July 8, 2014. A day which will live in infamy for Brazilians after the German blitzkrieg. A historic 7-1 defeat that the people of Brazil collectively paid 11 billion dollars for the privilege to watch on home soil. That’s gotta hurt. They had not lost a competitive match to anyone at home since 1975.
It was also 24 years to the day that Germany arose victorious in the 1990 World Cup final over Argentina. An omen of things to come perhaps?
Records were obliterated as Brazil folded like origami and Germany produced 5 goals within an 18 minute period. After the first Thomas Muller goal at 11 minutes in, they went on to bang out four more in the 22nd, 24th, 26th, and 29th for the fastest 4 goals in history. Yikes. What were the boys of Brazil doing? How could this happen? Shock and tears permeated the stadium. Not since the 6-0 shellacking by Uruguay in the 1920 Copa America has Brazil suffered a defeat of this magnitude. The Brazilians had not given up more than 5 goals to an opponent in a World Cup since 1938. And they went on to win that match over Poland, 6-5. But that was in a first round game, not a semi-final for Petes sake.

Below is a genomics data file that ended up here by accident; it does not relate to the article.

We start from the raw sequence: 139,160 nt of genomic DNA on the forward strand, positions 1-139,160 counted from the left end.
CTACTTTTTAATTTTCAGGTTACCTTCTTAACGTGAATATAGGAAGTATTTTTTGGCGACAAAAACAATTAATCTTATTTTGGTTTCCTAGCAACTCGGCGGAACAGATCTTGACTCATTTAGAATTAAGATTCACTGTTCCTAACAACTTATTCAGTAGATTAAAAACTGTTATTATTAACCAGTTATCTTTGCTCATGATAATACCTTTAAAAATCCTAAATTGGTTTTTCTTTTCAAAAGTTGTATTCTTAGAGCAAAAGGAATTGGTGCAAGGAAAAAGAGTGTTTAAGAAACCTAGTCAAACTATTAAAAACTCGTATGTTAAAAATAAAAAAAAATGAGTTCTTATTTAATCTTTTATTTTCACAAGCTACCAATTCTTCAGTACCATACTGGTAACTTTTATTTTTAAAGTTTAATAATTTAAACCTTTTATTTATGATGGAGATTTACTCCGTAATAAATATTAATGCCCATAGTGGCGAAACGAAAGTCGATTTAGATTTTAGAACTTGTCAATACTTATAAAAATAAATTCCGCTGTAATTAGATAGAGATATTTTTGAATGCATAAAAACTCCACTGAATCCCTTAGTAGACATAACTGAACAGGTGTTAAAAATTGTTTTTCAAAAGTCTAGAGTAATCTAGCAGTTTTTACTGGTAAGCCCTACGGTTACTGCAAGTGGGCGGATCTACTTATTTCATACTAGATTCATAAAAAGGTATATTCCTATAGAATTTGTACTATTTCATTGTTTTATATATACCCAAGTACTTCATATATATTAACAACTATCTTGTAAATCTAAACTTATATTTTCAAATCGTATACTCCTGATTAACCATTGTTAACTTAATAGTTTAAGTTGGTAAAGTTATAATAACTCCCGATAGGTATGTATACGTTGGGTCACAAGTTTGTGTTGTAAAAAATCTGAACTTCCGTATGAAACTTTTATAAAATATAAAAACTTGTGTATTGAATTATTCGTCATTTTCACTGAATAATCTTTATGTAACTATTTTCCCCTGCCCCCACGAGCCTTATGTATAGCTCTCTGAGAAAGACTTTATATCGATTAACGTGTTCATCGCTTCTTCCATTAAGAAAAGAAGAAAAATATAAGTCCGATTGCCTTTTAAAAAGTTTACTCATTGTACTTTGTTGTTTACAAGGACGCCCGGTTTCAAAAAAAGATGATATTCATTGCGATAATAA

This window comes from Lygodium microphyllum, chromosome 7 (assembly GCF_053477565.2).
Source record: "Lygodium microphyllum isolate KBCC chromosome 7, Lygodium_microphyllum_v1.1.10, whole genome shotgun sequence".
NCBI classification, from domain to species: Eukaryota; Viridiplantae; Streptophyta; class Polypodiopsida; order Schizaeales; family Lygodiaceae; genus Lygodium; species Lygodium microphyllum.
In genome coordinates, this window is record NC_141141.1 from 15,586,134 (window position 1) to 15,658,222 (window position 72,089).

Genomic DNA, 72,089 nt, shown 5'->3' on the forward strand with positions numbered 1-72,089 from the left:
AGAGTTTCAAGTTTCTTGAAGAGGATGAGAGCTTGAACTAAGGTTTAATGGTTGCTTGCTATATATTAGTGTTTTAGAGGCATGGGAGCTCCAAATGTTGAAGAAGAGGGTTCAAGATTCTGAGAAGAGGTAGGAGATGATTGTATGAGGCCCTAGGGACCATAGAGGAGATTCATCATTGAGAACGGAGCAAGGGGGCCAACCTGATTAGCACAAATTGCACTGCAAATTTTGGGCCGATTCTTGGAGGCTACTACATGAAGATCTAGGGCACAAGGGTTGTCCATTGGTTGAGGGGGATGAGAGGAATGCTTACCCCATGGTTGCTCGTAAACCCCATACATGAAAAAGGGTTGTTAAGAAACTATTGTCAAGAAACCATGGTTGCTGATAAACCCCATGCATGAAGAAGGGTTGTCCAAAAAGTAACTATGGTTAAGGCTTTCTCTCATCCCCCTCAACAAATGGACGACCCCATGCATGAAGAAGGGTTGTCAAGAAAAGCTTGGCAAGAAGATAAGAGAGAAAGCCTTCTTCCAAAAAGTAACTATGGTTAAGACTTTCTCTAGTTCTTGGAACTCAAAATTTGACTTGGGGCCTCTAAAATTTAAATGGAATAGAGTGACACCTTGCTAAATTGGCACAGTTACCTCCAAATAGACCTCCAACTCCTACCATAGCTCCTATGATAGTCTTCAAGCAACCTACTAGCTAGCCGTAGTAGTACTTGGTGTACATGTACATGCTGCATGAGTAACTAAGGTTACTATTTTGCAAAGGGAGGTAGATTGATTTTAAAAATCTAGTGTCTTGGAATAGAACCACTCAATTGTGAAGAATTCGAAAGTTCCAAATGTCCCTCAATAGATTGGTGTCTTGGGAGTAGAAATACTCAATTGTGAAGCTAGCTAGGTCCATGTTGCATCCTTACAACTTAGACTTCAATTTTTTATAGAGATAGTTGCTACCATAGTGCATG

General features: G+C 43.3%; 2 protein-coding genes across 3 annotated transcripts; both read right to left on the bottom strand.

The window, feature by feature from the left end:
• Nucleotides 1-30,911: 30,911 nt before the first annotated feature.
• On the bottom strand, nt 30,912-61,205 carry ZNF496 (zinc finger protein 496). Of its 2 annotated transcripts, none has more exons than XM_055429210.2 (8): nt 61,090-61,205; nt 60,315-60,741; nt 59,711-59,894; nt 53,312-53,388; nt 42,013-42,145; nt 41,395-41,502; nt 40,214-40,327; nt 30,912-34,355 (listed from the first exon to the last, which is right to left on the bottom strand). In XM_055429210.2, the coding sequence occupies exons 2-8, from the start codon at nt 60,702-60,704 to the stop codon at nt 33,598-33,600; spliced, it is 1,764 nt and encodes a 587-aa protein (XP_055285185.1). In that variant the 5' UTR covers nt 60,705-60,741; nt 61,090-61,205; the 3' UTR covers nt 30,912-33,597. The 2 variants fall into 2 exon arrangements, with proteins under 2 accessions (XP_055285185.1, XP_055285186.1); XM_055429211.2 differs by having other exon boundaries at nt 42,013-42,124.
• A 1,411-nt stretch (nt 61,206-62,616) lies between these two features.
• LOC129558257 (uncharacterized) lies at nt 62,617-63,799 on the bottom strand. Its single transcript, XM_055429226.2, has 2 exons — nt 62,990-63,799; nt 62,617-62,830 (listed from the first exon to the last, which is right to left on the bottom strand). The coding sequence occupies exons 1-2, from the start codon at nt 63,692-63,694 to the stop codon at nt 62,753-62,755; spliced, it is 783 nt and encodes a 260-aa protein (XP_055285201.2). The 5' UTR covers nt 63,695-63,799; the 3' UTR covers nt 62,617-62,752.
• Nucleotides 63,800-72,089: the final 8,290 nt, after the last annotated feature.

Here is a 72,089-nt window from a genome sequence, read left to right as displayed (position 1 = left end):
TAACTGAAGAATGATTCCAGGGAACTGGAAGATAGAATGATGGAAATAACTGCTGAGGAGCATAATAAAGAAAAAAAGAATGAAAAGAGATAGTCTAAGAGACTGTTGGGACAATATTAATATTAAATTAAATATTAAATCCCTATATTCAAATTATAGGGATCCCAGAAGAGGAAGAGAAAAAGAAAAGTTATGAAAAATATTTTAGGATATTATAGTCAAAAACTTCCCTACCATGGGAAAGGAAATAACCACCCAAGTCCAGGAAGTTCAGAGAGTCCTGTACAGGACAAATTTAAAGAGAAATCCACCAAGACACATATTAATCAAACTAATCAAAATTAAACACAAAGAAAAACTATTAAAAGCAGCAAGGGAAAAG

I was rooting for the Fatherland anyway, but it was still agonizing to watch. Germany played well. Their passing impressive during the calculated build-up to each goal. Brazil could muster no passion on the day beyond the singing of the national anthem and the desperate clutching of the #10 jersey of heavily depended upon fallen comrade, Neymar. Their deposed Captain, Thiago Silva, sat on the sidelines serving out the ban for his act of childish immaturity in the previous game. There was no fight or organization to their play. Then again, it spoke to how they had arrived here in the first place. No qualifiers to contend with and questionable wins leading up to this semi-final. It was a display that embarrassed and humiliated the coach, the players themselves, and the entire country. I dare say it even created discomfort for fans everywhere, as world order was in question.